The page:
I ask him about this aspect. “I did sing with period instruments for the first time quite recently, with John Eliot Gardiner and the Monteverdi Orchestra. That was about a quarter of a pitch down while this time it’s half a tone down. I welcome these new sounds and find it all very interesting. I thought that I might have to tone back a little, but in fact the volume of the orchestra is such that they could easily cover us if they wanted to. Consequently it doesn’t really change what the singer has to do unless it’s a case of a slightly rounder tone here or being more pointed there. As for those repeats in the da capo arias, it’s no big problem because our director for Orlando, Francisco Negrin, has found variety in the way that he stages it.”

Regarding the acting style, Kyle has this to say. “It probably depends on the character you’re playing. My role here, that of Zoroastro, is of someone who was described to me as being a very excited teacher. I have a couple such in mind from school, teachers we really liked because they were fun and got really excited about their work. That’s the kind of quality that Francisco wants from me, and I’m working on it – but I have to remember also not to move too quickly on stage because Zoroastro is an older gentleman. What Francisco made clear to me and what I hope to be able to convey to the audience is that this man is someone who is trying to help people in complex situations, whether it’s assisting Dorinda to grow mature as she discovers more about love and life or discouraging Angelica from being a bitch when she teases people. But something else underlies all this, even when it involves encouraging Orlando to be more of a warrior: it’s the fact that Zoroastro is promoting the idea that you should never pretend to be someone you are not. Just be true to yourself and all should end well: that was valid in Handel’s time and it remains so today when considering human relationships.”

If Handel is largely new to Kyle, working with the conductor Sir Charles Mackerras is not. Some view Mackerras as a formidable figure, their comments suggesting a hint of unease as well as great respect. Kyle’s attitude is rather different: “Of course for somebody like me it could be considered somewhat daunting to be coming here to debut in this role under such an important conductor, and Mackerras certainly is a perfectionist. But I am too when it comes to it: wanting to get a role right is the whole point of doing it. But as for Mackerras – well, what a mind and what an ear! Just yesterday he queried something that I’d done in an aria – just one note. I thought: ‘Did I do that? Yes, I did’. And when he asks me my opinion of something, I’m almost taken aback. After all he’s the one who knows. But he’s very open to things. Three days ago I asked him about adding a high note to one of my cadenzas and his response was ‘certainly, and I suggest that you take it down like this’. That’s all I ask for in a conductor, and the fact that he’s a regular person, pleasant to be around, makes for a comfortable environment.”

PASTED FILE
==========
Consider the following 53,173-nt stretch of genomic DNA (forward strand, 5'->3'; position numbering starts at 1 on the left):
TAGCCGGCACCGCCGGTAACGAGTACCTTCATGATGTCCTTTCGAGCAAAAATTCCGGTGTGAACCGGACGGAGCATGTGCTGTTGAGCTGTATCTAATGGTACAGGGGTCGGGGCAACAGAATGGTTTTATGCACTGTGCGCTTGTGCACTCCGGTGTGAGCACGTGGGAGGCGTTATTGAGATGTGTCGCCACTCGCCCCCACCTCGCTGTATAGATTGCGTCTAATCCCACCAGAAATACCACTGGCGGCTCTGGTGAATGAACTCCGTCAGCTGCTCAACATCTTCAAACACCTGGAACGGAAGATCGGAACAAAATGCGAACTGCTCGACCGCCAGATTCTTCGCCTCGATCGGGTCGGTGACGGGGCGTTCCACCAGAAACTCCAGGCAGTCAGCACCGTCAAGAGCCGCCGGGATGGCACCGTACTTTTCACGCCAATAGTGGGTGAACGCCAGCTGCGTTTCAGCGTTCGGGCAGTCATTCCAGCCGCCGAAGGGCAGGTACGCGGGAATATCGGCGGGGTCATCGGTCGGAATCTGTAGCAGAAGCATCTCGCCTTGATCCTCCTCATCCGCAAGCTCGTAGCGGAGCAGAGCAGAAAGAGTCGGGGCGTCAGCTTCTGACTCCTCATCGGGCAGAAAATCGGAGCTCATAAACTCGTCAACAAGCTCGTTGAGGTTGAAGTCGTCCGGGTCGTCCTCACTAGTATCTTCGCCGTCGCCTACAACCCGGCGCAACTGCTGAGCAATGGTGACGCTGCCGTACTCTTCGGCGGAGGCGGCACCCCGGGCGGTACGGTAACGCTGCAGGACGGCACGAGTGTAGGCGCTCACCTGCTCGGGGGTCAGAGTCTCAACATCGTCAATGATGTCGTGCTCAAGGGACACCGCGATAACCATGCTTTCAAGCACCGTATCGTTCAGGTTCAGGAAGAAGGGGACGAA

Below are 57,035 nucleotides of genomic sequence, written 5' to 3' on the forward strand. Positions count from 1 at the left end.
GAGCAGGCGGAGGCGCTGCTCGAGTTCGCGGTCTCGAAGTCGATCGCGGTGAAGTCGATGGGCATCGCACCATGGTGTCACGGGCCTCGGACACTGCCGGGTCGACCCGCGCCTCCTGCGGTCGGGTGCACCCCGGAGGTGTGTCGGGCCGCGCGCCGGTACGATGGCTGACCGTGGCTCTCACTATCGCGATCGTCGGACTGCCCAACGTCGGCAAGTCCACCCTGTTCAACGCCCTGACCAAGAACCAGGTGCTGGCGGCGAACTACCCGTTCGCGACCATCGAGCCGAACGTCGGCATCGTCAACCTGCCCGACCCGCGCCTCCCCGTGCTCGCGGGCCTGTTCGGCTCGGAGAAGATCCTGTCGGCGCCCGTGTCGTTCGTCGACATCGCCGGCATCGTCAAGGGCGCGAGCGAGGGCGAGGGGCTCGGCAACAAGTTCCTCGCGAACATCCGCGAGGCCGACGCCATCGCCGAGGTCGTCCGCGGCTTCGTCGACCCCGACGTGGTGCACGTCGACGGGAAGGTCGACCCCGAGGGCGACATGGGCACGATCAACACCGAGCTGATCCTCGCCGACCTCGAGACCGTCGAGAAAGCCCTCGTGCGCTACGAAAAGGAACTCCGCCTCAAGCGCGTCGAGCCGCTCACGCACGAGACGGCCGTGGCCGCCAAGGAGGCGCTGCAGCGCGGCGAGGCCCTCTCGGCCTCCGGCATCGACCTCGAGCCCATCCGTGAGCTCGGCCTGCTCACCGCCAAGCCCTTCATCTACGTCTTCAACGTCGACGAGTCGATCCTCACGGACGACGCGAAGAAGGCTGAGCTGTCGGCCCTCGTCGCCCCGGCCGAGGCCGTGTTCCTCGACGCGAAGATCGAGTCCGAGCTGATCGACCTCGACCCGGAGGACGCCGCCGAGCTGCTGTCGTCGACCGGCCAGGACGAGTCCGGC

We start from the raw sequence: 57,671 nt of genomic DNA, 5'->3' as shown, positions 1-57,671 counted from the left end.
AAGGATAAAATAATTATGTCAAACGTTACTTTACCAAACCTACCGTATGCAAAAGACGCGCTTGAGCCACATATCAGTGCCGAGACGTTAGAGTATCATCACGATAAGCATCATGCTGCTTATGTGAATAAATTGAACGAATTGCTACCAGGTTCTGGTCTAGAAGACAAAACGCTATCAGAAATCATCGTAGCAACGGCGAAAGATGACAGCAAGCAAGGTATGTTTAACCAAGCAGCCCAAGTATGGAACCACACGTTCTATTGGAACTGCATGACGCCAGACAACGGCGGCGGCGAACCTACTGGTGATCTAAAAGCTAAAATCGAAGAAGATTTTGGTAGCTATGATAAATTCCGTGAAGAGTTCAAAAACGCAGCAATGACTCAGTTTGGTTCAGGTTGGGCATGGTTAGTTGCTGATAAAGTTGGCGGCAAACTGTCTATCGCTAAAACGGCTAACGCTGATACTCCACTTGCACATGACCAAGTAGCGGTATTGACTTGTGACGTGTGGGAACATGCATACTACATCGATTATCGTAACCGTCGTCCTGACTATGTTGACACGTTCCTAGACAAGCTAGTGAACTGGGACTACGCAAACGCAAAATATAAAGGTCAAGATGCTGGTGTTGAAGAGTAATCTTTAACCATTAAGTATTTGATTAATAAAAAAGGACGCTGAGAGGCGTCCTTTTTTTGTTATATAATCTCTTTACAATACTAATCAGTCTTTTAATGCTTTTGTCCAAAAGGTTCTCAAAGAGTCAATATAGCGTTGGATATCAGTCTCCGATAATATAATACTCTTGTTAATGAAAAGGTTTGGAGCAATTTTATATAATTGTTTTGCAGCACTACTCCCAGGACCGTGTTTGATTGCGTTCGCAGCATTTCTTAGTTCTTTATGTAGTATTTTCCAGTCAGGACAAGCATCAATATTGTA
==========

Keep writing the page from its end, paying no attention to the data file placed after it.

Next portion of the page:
Naturally Kyle will be hoping for success on the opening night both for himself and for the production but how, I wonder, does he decide whether or not a particular performance of his has truly come off? “I’ve talked to other singers about this and they agree that you can often get a feeling just before the applause when you say to yourself ‘really that was one of my best shows’ and then the response comes and it’s lukewarm. At other times you are thinking ‘I messed up here and I goofed there’, but when you walk out the applause is thunderous. You just never know how they’re going to react, but should they applaud just when you were feeling that you had messed up then it’s balm to the wound. However, whatever you yourself may feel about what you did, you do take it to heart if the reaction is tepid – or maybe that’s just me. Even so, the most important thing is if you’re happy with it yourself, if you know you did as well as you could and helped your colleagues to shine as well. As for the critics, you always hope to receive good reviews, but as Giorgio Tozzi would say ‘if you believe the good ones, you have to believe the bad ones too’.”